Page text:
Bond Allocation Review: No Total Bond

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Dulocracy
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Bond Allocation Review: No Total Bond

Post by Dulocracy » Wed May 07, 2014 2:38 pm

I have sought out input on my equities side of the portfolio multiple times. Now, my question lies in the bond portion. I would honestly have trouble staying the course with Mortgage Backed Securities. This has less to do with the overall economy and more to do with other factors, but the fact remains that I would not feel comfortable having Mortgage Backed Securities. Also, having read several of Larry Swedroe's books, I do not want the increased risk of Corporate Bonds. For that reason, I am not going with a Total Bond Fund. I do, however, want to keep it simple. Is there any reason that the following would be a bad idea:

50% VIPSX (Vanguard Treasury Inflation Protected Securities)
50% VFITX (Vanguard Interim Term Treasury Fund)

As time passes, I will likely add Municipal Bonds to this to expand tax-advantaged space, but I am not to that point yet.

Thoughts on this strategy?
I'm not a financial professional. Post is info only & not legal advice. No attorney-client relationship exists with reader. Scrutinize my ideas as if you spoke with a guy at a bar. I may be wrong.

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abuss368
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Re: Bond Allocation Review: No Total Bond

Post by abuss368 » Wed May 07, 2014 2:44 pm

You could go that route and there is nothing wrong with it. In fact, David Swensen, CIO of the Yale University, and the author of the excellent book "Unconventional Success" recommends a 50% allocation to each. However, in these low rate times, Treasuries are paying next to nothing. TIPS have been paying even less. The Vanguard TIPS fund has a very high duration (interest rate risk) of 8+- and had a 9% or so loss last year. I will take Total Bond over that any day. You will have to determine if that is important to you.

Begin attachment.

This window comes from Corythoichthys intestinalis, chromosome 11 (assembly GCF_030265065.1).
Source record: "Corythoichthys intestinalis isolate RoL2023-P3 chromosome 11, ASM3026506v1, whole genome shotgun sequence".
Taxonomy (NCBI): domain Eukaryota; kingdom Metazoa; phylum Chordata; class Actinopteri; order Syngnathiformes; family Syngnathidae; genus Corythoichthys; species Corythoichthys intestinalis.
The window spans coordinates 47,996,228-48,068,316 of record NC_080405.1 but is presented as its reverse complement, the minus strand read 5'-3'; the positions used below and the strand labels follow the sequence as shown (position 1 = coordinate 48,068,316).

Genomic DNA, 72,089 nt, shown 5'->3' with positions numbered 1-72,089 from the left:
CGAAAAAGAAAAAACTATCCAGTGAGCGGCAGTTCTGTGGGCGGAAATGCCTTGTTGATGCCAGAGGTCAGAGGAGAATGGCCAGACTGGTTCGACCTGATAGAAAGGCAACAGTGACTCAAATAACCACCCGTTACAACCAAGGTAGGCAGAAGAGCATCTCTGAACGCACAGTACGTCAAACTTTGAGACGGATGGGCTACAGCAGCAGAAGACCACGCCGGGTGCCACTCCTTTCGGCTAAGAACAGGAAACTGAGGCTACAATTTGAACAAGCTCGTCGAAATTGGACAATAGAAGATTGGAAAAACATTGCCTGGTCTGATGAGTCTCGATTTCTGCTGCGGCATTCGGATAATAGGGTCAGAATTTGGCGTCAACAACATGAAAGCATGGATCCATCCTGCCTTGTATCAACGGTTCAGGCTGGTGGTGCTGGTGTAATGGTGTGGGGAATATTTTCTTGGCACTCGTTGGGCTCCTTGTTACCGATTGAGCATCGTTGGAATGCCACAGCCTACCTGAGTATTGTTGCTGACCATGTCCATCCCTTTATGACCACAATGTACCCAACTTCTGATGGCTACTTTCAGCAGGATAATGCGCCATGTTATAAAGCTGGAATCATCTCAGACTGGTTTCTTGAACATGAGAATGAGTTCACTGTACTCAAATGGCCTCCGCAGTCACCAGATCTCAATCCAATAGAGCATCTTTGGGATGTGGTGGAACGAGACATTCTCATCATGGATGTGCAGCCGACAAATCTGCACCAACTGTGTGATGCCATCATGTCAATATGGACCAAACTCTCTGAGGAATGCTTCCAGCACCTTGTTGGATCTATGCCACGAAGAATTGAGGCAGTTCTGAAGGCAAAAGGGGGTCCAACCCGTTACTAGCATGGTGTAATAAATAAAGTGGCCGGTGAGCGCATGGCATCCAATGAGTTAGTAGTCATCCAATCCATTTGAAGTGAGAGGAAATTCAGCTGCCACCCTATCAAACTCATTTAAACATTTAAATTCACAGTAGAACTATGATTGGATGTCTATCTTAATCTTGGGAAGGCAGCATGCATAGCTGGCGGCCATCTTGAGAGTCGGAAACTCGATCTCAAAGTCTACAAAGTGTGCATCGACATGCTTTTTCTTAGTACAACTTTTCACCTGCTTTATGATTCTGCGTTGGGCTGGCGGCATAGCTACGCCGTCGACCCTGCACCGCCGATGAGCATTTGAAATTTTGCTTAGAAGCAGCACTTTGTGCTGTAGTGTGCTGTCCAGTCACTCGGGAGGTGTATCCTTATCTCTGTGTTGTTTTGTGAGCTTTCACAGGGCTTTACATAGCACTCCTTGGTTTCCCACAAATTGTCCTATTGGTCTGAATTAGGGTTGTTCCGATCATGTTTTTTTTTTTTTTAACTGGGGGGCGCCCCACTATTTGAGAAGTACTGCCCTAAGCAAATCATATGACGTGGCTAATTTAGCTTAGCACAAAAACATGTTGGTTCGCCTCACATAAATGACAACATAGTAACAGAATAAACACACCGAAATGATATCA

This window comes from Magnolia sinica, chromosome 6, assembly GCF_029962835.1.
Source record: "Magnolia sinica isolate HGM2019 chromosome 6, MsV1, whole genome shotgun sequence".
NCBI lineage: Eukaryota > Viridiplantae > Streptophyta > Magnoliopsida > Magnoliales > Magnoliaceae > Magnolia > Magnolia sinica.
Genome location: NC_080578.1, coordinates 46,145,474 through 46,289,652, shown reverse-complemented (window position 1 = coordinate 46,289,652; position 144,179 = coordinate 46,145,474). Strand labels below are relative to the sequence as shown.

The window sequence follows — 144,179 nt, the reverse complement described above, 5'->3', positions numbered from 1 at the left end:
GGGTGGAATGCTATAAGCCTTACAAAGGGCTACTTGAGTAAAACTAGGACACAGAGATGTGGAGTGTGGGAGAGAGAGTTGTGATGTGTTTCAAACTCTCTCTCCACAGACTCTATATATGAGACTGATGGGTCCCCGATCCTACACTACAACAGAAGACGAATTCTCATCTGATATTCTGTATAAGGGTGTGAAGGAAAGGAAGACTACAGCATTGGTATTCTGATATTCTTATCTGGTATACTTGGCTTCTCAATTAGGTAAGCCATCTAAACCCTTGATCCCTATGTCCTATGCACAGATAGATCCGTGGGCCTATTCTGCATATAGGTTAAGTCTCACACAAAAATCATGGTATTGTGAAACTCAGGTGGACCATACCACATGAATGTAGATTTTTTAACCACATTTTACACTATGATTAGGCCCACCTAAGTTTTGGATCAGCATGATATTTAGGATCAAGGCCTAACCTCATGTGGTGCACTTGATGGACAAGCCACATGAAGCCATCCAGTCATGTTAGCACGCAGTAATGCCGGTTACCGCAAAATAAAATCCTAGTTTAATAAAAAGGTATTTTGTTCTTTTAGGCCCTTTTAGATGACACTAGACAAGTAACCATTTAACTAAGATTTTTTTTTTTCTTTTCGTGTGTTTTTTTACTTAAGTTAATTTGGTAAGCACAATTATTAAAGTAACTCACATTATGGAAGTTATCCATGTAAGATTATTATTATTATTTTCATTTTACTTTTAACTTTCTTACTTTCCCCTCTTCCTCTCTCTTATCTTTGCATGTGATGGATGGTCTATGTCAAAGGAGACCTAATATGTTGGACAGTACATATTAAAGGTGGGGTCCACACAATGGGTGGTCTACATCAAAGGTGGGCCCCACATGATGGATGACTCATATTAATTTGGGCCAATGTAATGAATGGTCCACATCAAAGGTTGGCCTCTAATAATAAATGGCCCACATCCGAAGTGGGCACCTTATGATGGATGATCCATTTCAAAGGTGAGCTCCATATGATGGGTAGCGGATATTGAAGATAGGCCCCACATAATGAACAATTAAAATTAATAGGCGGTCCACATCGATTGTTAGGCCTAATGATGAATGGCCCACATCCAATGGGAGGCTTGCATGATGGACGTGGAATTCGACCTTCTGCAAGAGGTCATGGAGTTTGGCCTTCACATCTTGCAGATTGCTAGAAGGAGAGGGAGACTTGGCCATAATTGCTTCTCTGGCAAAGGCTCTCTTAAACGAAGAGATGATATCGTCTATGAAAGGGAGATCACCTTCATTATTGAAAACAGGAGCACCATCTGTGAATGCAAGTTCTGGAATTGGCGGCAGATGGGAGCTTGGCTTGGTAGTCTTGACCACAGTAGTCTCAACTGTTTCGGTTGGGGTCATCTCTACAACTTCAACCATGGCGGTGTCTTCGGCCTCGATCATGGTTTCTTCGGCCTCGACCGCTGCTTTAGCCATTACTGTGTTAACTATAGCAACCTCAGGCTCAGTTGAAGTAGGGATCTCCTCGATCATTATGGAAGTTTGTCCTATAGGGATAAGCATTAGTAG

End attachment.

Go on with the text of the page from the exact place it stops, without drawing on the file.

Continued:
Vanguard recommends Total Bond Index and Total International Bond Index and has included these funds in the Target and Life Strategy offerings.

During the financial crisis, Total Bond Market Index was up unlike TIPS and corporate bonds.

Total Bond Market Index has worked very well for us for a long period of time and continues to do so. We plan to stay the course. Thank you Jack Bogle!
John C. Bogle: "You simply do not need to put your money into 8 different mutual funds!" | | Disclosure: Three Fund Portfolio + U.S. & International REITs

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LH